I just couldn’t see how to make it work. Non-Quakers would not go for sitting in silence with a vague verbal prompt every five minutes and then sitting in silence while they reflected on the experience of sitting in silence. This Experiment with Light idea just didn’t have enough to it. A Friend cheekily added, “What? No guru?”
At a large gathering of Quakers this month, I became very excited about bringing a workshop to my home meeting and inviting like minded non-Quakers to join us. Experiment with Light was conceived by British Quaker Rex Ambler in 1996 to investigate early Quakers’ experiences as they left the Church and found their own way. No clergy, no dogma, and no one telling them what to do. Then I realized that I might have trouble attracting people to this idea without a speaker or expert. A Friend overheard my ponderings and succinctly explained the problem with attracting people to Quakerism. She was joking, but her insight was right on. We have no gurus.
Appealing to Friends
In fact, the lack of gurus is what appealed to many who become Quakers. Scores of Friends tell a version of the same story. They were seeking a religious experience, but they didn’t know what it was they were looking for. They participated in a wide range of religious and spiritual gatherings, but they we still searching. Then someone suggested they attend a silent Quaker Meeting for Worship. As soon as they sat down, they felt like they were home. And they stayed.
What is the attraction? What were those early Quakers doing that has carried over the years and still works for so many today?
The Experiment in the Light workshop is an effort to get to that early experience. My one-morning-long exposure to the process and to Friends who have been practicing it convinced me to try to do more of it, to bring it to my home town. I look forward to inviting people to explore this together, to find our way together, to be as early Friends were when they sought the Light of God in everyone. Wouldn’t everyone want to do this?No. Not without a guru. Or a celebrity. Or a reality show.
The Problem of Proselytizing
My enthusiasm for bringing in a workshop for everyone and the subsequent reality check brought to mind the problem with proselytizing Quakerism. For unprogrammed, silent Friends, it is just not what we do. In fact, I recently saw a FB post where a Quaker simply put up a (rather large) sign announcing there was a Quaker meeting at a college, and he thought that was proselytizing too much. I wondered if the Watchtower magazine had ever been left in his hand by folks who come to the door — now that is proselytizing.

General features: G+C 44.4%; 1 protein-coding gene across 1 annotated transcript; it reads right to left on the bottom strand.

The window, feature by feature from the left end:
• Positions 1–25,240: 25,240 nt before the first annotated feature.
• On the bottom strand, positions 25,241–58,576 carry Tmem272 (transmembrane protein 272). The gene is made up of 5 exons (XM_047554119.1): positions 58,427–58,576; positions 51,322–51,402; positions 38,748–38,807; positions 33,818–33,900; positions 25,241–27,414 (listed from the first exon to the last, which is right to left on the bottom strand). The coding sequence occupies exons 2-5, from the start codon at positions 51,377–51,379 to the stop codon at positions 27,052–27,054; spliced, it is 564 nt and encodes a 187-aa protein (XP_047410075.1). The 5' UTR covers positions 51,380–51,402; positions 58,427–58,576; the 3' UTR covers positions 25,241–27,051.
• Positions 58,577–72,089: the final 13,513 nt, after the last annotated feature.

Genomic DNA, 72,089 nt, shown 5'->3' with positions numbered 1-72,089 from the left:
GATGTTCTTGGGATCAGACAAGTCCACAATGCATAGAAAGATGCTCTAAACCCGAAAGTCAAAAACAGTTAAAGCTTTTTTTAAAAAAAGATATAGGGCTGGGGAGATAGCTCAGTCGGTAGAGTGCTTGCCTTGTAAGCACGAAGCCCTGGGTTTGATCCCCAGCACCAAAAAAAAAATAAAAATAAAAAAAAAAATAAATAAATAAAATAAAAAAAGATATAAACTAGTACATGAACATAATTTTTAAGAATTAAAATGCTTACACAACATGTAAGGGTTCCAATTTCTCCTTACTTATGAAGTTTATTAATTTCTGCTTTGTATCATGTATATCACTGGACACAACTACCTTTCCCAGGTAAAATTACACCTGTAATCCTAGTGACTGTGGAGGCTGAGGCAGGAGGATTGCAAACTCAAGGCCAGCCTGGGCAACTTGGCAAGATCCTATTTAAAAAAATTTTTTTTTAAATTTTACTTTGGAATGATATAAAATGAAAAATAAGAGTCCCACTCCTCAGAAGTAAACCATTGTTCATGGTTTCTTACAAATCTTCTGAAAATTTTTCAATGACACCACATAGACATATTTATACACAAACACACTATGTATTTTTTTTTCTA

But underneath the admonition against proselytizing lurks the real problem with trying to tell people about the Quaker worship experience and our faith. You have to try it to see if you might like it. No amount of words will capture the essence of seeking and experiencing Light. Several years ago a group of Universal Unitarians asked me to talk to them about silence. I was honored, but it seemed ridiculous to me to talk when the in dwelling Spirit speaks on its own through the silence. They weren’t amused by 20 minutes of sitting in silence. I was a flop.
Attraction, not Promotion
So, I’ve lowered my expectations, once again. My F/friend and I will do some organizing to find a time for our own Experiment with Light. We will tell the folks in our meeting, and we may even invite some others to come. But we won’t bring in a guru or pretend to be one ourselves. As with so many things that make life worth living, it is best to come to it because one is attracted to it, not because someone promoted it.